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Fresno School District Offers Lucrative Incentive to Substitute Teachers Amid Teacher Strike

Fresno School District Offers Lucrative Incentive to Substitute Teachers

Fresno School District Offers Lucrative Incentive to Substitute Teachers

In a move that’s making waves in education circles, the Fresno Unified School District in California is offering a substantial incentive to substitute teachers as a teacher strike looms large. The strike has been authorized by Fresno’s teachers, who are advocating for better working conditions, but it’s the offer to substitute teachers that’s raising eyebrows.

The Substitute Teacher Incentive

The school district is reaching out to substitute teachers across the state with an enticing offer: $500 per day to work during the strike. This amount is significantly more than the average daily pay for both full-time and substitute teachers in the Fresno Unified School District. The usual daily rate for substitutes in this district is around $200, making this a compelling offer.

However, this isn’t without its controversies. Accepting this role during the strike is considered crossing the picket line, which is not taken lightly by the teachers’ association. Teachers fighting for a fair contract view this as an impediment to their cause.

Union Negotiations and Key Issues

At the heart of this dispute are various issues that the teachers’ union and the school district have yet to agree on. These include class sizes, special education caseloads, healthcare policies, and, most notably, salaries. Teachers are seeking salary increases in line with inflation and the cost of living index, a demand that the school district has described as a “straw man argument.”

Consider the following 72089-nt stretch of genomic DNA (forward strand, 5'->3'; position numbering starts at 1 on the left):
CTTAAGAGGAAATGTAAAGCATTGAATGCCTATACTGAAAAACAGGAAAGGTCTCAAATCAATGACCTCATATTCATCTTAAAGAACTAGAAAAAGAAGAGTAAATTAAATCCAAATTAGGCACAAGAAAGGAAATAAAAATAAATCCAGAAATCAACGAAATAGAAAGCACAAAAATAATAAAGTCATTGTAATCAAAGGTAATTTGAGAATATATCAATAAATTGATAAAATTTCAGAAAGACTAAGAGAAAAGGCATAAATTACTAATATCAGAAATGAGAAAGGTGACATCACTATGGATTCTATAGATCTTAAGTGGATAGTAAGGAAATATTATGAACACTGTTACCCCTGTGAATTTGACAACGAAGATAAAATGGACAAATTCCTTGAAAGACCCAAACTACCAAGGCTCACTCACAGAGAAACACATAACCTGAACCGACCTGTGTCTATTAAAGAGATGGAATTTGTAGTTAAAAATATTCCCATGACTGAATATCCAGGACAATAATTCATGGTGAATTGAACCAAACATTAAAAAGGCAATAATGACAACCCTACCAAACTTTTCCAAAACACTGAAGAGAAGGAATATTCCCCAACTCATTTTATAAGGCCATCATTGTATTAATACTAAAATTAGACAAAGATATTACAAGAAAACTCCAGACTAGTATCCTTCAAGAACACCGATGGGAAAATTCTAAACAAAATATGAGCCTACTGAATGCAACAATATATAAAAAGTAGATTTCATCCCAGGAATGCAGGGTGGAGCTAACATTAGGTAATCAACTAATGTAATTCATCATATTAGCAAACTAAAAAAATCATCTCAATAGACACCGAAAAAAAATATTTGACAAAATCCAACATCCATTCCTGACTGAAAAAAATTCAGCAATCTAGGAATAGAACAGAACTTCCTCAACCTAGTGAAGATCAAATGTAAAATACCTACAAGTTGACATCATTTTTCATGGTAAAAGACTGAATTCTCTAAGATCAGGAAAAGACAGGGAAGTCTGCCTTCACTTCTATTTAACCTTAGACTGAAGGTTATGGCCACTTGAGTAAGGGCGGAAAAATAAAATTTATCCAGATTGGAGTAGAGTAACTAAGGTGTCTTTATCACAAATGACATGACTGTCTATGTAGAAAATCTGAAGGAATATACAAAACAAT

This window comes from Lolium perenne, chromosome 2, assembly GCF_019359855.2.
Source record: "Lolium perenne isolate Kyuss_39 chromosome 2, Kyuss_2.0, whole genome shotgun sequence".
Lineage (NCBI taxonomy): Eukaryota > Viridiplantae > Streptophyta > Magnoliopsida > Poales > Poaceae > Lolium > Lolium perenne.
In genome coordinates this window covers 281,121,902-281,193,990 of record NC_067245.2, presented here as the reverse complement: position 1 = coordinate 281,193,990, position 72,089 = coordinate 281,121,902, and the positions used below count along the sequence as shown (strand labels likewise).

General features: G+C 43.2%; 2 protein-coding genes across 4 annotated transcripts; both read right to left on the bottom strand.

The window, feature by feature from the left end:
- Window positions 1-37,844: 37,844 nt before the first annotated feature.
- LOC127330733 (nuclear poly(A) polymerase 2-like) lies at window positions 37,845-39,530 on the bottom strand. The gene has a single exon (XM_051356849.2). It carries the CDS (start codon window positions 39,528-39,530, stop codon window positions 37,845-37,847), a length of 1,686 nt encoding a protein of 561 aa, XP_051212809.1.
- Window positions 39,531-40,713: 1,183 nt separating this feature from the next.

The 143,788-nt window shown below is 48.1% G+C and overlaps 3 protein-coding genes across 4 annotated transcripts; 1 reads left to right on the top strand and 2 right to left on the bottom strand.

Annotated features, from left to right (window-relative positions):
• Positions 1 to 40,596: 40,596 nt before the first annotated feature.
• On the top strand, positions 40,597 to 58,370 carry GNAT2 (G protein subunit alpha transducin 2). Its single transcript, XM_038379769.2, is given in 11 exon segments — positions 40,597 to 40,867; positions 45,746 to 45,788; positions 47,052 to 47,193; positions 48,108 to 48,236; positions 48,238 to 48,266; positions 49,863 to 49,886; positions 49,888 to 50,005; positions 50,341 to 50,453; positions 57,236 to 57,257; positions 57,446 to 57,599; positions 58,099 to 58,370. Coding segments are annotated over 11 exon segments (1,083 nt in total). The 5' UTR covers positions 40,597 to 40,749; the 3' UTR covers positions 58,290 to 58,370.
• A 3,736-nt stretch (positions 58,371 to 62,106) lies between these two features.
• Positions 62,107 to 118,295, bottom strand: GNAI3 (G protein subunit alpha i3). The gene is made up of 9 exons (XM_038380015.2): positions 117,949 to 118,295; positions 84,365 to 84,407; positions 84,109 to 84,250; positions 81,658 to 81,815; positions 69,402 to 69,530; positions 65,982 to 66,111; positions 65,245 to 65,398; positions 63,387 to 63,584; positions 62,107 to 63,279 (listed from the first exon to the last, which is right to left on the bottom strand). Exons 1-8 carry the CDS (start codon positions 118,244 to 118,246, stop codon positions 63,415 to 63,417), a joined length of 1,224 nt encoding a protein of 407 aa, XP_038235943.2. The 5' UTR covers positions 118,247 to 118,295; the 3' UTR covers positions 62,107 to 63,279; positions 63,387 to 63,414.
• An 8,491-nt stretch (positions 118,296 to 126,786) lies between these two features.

Challenges in Filling Substitute Roles

While the school district reports that over 95% of its substitute teachers are willing to work during the strike, it’s important to note that the shortage of substitute teachers is a nationwide issue. Fresno Teachers Association President Manuel Bonilla expresses doubts about the district’s ability to adequately fill the vacancies left by striking teachers, especially with qualified individuals.

The school district does have a substantial pool of over 2,100 credentialed substitute teachers who have agreed to work during a strike. Furthermore, around 200 additional substitute teachers have joined the district recently in response to the higher pay offer.

Incentive Funding Source

The school district clarified that the funds for this incentive come directly from the wages withheld from the striking teachers. This means they can continue to offer the $500 daily pay as long as the strike persists. The average daily wage for teachers in the district is approximately $490, and these funds are being redirected to substitute teachers.

Unique Approach or Troubling Precedent?

The offer made by the Fresno Unified School District is drawing attention for being unprecedented. It’s rare to see a school district offering substitute teachers more than the daily rate of full-time teachers, and it raises concerns about the perception of the teaching profession.

Education leaders like Kim Anderson, Executive Director of the National Education Association, worry about the message this sends about the value of teachers and the teaching profession. While this move may help recruit substitute teachers in the short term, there are concerns about the long-term sustainability of such high daily rates.


As the strike continues in Fresno, the district’s approach to incentivizing substitute teachers remains a topic of debate. It brings into focus the challenges faced by teachers and the need for broader discussions about the education system. While the offer may help address immediate staffing needs, it also underscores the ongoing issues within the education sector that need attention and resolution.

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